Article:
It’s Friday afternoon at Glastonbury, and Skepta is killing it on the main stage. He’s got his Boy Better Know crew around him, and Novelist is wheeling about on a BMX in front of thousands of fans. Not normally a man for levity, Skepta breaks out in a huge grin. It’s a special moment — and one that’s becoming increasingly common, as grime MCs establish themselves as a new generation’s festival favorites. This is a marked change from recent years: grime has a long history of its live events being shut down by racist policies like Form 696, and of being sidelined by mainstream festival bookers who for a long time roundly ignored the genre. However, in 2016 grime acts have ditched the pop sound that left them caught between worlds and returned to an uncompromising style that appeals to festival fans. Event bookers have been unable to ignore the wave, and are now booking MCs to not only play their events, but to dominate them. We’re now at a happy point where grime is a staple of the British festival season, like overpriced burgers and muddy hangovers.
Skepta playing the Pyramid Stage at Glastonbury felt like a real moment. That’s the same stage played by the weekend’s headliners, Adele and Coldplay — two acts whose ascent to main stage status was inevitable rather than prohibited in the way some grime acts have found their live careers. Elsewhere at the festival, the rude health of grime and U.K. rap was celebrated with performances from Stormzy, Kano, Novelist, Section Boyz, Nadia Rose, Lady Leshurr, and more. It was refreshing to see such a strong lineup represented at the country’s biggest festival. But what do the crowds think of this change — what goes grime mean for them, and for the wider U.K. festival scene? The FADER spoke to Glastonbury-goers to find out.
What are your earliest memories of listening to grime?
“It goes back to being at school. We used to put Channel U [grime-focused music TV station] on in the canteen and watch all the Dizzee Rascal and Kano videos.”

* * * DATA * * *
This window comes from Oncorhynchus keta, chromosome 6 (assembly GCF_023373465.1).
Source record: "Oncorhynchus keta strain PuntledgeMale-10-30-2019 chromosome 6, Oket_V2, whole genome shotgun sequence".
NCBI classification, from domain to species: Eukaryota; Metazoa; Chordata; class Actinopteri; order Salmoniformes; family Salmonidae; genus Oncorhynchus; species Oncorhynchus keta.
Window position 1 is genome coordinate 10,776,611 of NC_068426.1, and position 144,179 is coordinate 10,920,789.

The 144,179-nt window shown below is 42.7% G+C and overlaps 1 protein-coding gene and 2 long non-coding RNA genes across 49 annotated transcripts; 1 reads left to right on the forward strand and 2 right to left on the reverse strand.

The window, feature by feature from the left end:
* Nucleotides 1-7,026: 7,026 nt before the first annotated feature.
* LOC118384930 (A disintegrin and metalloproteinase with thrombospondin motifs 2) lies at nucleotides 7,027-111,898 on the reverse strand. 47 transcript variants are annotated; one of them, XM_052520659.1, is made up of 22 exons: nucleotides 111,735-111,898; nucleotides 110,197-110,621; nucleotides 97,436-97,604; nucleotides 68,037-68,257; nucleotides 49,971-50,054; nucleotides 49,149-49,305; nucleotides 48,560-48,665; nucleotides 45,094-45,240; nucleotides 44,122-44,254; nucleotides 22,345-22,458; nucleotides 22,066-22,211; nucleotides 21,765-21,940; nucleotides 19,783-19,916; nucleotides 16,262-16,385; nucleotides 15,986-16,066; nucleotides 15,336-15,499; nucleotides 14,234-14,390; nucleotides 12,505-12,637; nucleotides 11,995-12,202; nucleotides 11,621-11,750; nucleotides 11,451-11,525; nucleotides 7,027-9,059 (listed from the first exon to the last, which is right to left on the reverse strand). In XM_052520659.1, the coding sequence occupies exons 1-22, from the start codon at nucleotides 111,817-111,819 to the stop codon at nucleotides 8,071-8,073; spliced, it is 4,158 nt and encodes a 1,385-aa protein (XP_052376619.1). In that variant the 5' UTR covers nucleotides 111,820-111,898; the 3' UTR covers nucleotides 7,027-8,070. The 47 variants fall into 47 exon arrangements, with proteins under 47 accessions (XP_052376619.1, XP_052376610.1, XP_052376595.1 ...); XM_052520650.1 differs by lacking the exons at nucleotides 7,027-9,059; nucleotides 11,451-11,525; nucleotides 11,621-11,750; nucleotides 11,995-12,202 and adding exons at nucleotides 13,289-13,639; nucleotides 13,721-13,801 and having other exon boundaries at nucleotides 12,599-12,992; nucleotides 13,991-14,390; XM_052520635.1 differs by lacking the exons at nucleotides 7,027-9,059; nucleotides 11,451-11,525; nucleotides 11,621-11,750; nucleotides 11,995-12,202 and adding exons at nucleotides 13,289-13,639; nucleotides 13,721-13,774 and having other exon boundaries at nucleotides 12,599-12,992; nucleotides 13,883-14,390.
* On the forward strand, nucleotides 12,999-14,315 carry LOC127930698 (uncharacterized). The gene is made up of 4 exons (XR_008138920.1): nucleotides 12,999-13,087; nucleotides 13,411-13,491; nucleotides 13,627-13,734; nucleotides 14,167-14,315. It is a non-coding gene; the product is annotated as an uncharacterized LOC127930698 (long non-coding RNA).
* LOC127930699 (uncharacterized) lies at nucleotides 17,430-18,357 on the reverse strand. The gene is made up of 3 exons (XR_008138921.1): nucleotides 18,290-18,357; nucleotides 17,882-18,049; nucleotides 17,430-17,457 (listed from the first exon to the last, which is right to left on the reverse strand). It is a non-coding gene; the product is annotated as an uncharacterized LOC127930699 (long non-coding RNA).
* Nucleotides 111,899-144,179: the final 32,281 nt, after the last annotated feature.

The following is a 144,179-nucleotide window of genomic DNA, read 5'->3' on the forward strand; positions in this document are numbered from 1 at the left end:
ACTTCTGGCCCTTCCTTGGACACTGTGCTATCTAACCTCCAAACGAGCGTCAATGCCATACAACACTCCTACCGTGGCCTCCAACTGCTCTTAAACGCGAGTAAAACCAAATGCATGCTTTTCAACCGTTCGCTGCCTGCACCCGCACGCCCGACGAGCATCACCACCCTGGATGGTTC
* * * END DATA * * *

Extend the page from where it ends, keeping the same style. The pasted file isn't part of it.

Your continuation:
Is it important to have grime acts at Glastonbury?
“Yeah. Grime’s not really that big where I’m from, in Devon [county in south west England], so I mainly get into it from the internet, and then go to what I can, when I can. But between me and my friends the music is huge. I love the hype.”
“When I see pictures of London — I’m not talking like Big Ben and London Eye, I’m talking about actual London where people live — when I see pictures of that, I hear grime music.”
Why is grime important to you?
"I’m from North London, which is where Skepta and JME are from. So I got into grime years ago, before it became what it is now. To come to Glastonbury and see my man headline on Pyramid stage is a real special thing. Being a Londoner, I identify massively with grime music. When I see pictures of London — I’m not talking like Big Ben and London Eye, I’m talking about actual London where people live — when I see pictures of that, I hear grime music. When I hear grime music, I think of places like Lewisham, like Edmonton, like Tottenham, like Peckham, like Brixton. And for me, this progression [happened] without selling out, grime today sounds exactly like it did in 2005."
Chantelle and Ama
What does having so many grime acts on the Glastonbury bill tell us about music right now?
CHANTELLE: “I think it’s showing that the typical raver and hipster festival vibes are starting to develop and change. And honestly, and I know this is going to sound so bad, but I was quite surprised at how many black people I’m actually seeing here. I thought it was going to be quite white, but it’s quite mixed.”
AMA: “It almost seems like grime is overtaking hip-hop. At past Glastonburys I’ve been to, it’s always been like hip-hop everywhere, and then the grime has only been in the small tents, but now it’s all grime.”
What do your parent think of grime?
“My dad’s from a different generation really. He understands reggae but not grime.”
Does grime speak to you in a way that hip-hop doesn’t?
“Yeah, it does. I’ve spoken to people from L.A. and California who’ve come over to see Skepta at [Brighton festival] Wildlife, and it’s now the same thing kind of at Glasto. It’s getting massive. I don’t mind a bit of U.S. hip-hop but grime is a British thing, it’s been shipped over to the States now and everyone’s on it.”